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Brass Tacks: The Age of Sustainability - Issue #8

Brass Tacks: The Age of Sustainability - Issue #8
By Denis Pombriant • Issue #8 • View online
Earth Day has come and gone with many of the same old bromides expressed and too little in the way of engagement for the world’s population. The climate situation isn’t going to get better unless we all make contributions of effort, not necessarily money, but the emphasis right now is on government doing something, anything, to change our trajectory. This is and always was a grass roots endeavor.
It’s not enough to say we need to keep global warming to less than 2 degrees Centigrade to avoid lasting harm. We’re not even there yet and the changes we’ve seen are enough to make a sane person say whoa, horsey!
Before you can manage, you have to measure and even before that you need to understand the scope of the problem. One reason climate is such a difficult problem is that it hasn’t been systematized yet. Systematizing or more colloquially, putting a frame around the problem is the first step in developing any complex solution to a previously unsolved problem.
I take the Wright Brothers invention of the flying machine as a key jumping off point. Earlier endeavors simply tried to emulate birds. The Wrights stood the paradigm on its head. They observed birds for sure, but they also built one of the first wind tunnels to observe airflow over a wing surface so that they could understand lift.
Early on they understood they needed to be able to control their machine in 3 dimensions corresponding to up, down, left, right, and rolling side to side. It almost sounds like they discovered Quarks and it led to development of the rudder and flaps. They based some of this on the research that the Bernoulli Brothers did on fluid dynamics and they did all it with high school educations, their own savings, and precious little else at the very start of the 20th century. They were successful because they understood systems.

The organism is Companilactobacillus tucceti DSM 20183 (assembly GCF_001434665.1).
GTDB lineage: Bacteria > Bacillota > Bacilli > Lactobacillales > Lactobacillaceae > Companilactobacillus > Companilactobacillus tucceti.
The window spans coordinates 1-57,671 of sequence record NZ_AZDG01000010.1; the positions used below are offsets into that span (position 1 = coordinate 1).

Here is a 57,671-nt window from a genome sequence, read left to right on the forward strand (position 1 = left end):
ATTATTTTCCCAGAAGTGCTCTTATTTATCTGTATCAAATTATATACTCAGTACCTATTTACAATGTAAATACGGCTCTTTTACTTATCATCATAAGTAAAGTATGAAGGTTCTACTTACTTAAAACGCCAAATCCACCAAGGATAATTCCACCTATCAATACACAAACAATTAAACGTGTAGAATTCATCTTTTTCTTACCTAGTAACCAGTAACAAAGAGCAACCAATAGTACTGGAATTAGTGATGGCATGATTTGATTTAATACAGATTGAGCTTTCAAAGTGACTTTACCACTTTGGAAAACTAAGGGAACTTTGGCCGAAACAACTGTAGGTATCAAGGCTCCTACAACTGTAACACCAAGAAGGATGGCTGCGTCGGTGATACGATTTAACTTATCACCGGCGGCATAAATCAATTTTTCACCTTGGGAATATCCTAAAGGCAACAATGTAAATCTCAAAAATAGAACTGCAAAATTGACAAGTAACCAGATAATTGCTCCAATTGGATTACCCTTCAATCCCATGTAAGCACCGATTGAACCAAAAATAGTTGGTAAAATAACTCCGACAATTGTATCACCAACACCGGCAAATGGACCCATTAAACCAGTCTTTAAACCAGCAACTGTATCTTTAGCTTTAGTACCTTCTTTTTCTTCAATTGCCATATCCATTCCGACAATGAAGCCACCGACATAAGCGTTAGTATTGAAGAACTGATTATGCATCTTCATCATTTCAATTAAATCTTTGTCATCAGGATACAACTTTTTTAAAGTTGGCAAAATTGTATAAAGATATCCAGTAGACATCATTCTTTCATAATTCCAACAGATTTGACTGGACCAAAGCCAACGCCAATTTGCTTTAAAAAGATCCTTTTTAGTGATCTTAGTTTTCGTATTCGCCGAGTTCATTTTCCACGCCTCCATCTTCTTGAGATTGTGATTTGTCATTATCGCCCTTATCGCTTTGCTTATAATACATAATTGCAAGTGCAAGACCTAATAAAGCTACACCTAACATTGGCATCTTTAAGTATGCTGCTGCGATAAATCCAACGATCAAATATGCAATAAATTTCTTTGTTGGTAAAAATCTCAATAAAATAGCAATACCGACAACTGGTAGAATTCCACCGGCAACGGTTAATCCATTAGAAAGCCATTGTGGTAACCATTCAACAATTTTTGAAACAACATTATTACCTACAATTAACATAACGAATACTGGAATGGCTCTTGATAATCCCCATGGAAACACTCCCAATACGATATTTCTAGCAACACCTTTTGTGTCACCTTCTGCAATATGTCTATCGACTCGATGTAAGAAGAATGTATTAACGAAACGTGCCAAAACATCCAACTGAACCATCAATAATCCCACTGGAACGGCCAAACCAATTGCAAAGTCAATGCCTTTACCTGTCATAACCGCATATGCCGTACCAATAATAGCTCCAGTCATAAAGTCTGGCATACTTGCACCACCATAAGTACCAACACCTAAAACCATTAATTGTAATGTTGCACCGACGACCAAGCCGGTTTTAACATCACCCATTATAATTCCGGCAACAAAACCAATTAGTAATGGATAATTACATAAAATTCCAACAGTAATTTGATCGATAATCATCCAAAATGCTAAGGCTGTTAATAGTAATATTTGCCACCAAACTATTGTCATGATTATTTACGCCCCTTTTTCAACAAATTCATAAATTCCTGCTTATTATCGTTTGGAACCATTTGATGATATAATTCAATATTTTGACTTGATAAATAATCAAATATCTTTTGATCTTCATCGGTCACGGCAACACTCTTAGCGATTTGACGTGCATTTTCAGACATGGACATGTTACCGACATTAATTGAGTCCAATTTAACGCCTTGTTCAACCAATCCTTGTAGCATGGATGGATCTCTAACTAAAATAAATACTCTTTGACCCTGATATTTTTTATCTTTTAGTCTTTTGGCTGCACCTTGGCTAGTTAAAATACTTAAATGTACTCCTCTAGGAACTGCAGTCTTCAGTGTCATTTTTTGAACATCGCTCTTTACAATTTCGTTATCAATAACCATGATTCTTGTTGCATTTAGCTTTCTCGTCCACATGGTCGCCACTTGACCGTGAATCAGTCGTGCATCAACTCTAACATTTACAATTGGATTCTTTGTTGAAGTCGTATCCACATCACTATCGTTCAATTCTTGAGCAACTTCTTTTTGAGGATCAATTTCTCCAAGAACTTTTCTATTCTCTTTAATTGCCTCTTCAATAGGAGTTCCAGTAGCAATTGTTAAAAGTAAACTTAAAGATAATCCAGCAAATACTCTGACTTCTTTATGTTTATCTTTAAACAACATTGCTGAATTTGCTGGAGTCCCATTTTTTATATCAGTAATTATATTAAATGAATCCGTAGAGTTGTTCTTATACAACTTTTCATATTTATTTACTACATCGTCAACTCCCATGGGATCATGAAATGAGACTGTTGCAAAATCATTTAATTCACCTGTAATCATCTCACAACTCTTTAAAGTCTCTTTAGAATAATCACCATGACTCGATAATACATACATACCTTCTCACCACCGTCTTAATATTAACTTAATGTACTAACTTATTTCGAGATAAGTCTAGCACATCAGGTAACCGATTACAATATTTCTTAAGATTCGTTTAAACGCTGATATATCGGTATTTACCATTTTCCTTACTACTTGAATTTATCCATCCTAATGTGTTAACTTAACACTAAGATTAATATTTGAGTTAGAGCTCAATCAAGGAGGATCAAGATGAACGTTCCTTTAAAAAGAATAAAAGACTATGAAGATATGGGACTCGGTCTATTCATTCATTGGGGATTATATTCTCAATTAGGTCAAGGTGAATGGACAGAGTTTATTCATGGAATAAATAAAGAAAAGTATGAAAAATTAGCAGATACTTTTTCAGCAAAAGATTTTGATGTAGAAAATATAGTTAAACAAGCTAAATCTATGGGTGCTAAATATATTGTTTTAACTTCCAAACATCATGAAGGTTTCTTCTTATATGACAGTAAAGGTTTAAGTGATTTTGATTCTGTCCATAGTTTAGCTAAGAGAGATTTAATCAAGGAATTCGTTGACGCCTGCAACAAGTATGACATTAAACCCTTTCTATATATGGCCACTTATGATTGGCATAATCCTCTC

The climate challenge is like that and today’s newsletter is about identifying the problems that need solutions in a systematic way and some early attempts by tech giant Salesforce to help business begin to quantify the problem. First up, a two minute video we put together to begin the systematization process.

Most people not wedded to Qanon understand that fixing climate involves cessation of carbon pollution. What’s more obscure is that we need to remove some of the carbon we’ve been accumulating since the dawn of Capitalism and the Industrial Revolution.
Even fewer people are aware that fossil fuels by definition are based on once living things. That’s a large but finite quantity and most experts agree that there is about a 50-year supply left in the ground.
Fifty years is important because it will take most of the time to wind down the fossil fuel paradigm and convert to renewable electricity. At the same time, we need to conserve as much of that fossil fuel as possible for the things that carbon is the go-to element. This includes making things like steel, plastics, pharmaceuticals, rubber for tires and a heck of a lot more.
We cover all this in just two minutes.
You can’t manage what you don’t measure–that’s gospel in the annals of business. So how big is your carbon footprint? If you want to manage it (good for you!) what’s your starting point? What about the carbon inputs of your supply chain? If your suppliers don’t cut their footprints your job is hard, harder, hardest. Salesforce has been working on a solution under the umbrella of its Sustainability Cloud.
At some point in the Paris climate regime, we’re all going to need those answers and dow the road answering those and similar questions will seem like picking low hanging fruit.
Salesforce Announces Sustainability Cloud Scope 3 Hub and New Climate Commitments to Create a More Sustainable Future - Salesforce News
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Denis Pombriant

Starting with root causes a full discussion of what's ailing climate and what we can and are doing to fix it. There is so much news about solutions every day that this will give hope to even the most cynical.

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Denis@BeagleResearch.com